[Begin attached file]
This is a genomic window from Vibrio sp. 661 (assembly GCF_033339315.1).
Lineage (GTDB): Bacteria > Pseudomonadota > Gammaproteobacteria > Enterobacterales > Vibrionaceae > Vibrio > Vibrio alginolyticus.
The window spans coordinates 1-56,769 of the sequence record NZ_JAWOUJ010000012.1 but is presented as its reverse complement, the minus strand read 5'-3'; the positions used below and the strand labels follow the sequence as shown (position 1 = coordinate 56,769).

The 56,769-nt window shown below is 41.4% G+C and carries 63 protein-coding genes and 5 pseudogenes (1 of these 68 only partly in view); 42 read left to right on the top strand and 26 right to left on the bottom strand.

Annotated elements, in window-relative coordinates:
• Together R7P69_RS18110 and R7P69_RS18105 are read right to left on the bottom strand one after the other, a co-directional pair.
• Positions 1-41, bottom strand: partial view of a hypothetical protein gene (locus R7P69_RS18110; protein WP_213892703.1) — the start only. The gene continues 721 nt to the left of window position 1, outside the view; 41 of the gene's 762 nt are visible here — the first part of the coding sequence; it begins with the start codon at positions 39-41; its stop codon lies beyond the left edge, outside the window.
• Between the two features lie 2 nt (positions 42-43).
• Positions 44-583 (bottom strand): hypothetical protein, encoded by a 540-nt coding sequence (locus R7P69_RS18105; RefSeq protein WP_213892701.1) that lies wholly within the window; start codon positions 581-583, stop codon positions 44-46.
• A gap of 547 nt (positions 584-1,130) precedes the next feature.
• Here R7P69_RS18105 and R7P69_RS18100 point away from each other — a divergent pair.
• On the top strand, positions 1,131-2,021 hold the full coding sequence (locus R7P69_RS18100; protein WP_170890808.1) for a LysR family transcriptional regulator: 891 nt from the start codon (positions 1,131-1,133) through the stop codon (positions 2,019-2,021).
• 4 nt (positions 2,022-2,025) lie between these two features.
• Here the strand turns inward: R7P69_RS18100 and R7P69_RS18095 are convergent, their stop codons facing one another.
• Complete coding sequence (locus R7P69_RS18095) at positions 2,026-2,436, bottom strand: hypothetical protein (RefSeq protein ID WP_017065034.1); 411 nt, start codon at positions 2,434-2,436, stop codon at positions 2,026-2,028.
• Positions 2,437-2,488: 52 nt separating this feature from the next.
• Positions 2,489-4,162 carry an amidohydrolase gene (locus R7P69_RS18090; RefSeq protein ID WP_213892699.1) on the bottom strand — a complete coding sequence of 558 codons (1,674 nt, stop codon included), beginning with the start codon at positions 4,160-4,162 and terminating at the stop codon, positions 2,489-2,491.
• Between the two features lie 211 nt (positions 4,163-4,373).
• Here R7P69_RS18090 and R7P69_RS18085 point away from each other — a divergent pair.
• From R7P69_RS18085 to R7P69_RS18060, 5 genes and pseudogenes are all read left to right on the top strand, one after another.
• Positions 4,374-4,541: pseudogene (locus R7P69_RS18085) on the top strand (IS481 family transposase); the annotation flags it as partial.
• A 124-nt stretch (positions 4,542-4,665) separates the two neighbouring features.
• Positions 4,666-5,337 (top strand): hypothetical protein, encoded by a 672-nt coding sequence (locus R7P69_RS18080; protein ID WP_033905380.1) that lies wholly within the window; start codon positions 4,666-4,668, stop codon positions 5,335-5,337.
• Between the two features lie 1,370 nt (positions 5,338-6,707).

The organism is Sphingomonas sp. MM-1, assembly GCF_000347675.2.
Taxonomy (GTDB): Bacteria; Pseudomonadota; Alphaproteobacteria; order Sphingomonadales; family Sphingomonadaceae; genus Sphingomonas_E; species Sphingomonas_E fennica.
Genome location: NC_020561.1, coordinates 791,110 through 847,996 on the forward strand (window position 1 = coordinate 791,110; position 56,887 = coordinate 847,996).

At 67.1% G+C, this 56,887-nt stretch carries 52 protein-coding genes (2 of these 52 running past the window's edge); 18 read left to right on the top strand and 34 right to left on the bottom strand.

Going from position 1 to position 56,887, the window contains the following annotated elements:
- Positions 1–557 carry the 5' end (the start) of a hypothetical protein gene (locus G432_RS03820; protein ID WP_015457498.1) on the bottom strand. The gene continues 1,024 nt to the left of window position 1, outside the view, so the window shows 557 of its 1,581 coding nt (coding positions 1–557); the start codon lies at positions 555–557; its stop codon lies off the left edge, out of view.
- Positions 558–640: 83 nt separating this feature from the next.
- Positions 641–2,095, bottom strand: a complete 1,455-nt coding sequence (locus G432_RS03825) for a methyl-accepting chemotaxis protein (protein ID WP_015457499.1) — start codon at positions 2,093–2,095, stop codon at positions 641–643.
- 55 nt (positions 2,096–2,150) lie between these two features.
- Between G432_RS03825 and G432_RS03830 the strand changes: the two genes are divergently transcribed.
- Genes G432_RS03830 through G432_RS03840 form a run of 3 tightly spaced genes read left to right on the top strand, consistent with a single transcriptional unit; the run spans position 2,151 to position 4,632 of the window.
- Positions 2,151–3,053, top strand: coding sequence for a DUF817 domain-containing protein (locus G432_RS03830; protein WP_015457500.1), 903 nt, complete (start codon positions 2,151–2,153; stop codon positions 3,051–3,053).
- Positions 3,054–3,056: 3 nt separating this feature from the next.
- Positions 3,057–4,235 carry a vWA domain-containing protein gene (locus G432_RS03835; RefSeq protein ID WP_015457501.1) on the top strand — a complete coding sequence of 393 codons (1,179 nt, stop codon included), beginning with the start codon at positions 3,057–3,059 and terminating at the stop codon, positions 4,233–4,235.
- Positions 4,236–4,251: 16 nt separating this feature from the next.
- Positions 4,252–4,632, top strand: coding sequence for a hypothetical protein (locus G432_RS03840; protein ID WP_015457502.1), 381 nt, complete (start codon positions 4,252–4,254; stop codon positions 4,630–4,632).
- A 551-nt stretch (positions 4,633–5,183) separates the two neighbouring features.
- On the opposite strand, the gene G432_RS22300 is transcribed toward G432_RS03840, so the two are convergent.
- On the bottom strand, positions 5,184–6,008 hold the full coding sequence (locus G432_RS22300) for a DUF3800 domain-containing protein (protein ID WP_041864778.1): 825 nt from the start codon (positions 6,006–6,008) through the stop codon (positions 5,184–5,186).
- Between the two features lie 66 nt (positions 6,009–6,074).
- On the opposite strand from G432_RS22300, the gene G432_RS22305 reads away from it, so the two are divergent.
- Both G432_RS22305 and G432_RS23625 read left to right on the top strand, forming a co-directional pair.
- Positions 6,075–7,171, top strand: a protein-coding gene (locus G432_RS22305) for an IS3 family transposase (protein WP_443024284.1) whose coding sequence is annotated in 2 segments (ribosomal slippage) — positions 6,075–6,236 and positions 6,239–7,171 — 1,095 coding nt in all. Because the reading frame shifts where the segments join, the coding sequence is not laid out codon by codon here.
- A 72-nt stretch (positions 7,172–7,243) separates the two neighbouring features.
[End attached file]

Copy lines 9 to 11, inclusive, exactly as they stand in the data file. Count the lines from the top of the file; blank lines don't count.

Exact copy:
• Positions 44-583 (bottom strand): hypothetical protein, encoded by a 540-nt coding sequence (locus R7P69_RS18105; RefSeq protein WP_213892701.1) that lies wholly within the window; start codon positions 581-583, stop codon positions 44-46.
• A gap of 547 nt (positions 584-1,130) precedes the next feature.
• Here R7P69_RS18105 and R7P69_RS18100 point away from each other — a divergent pair.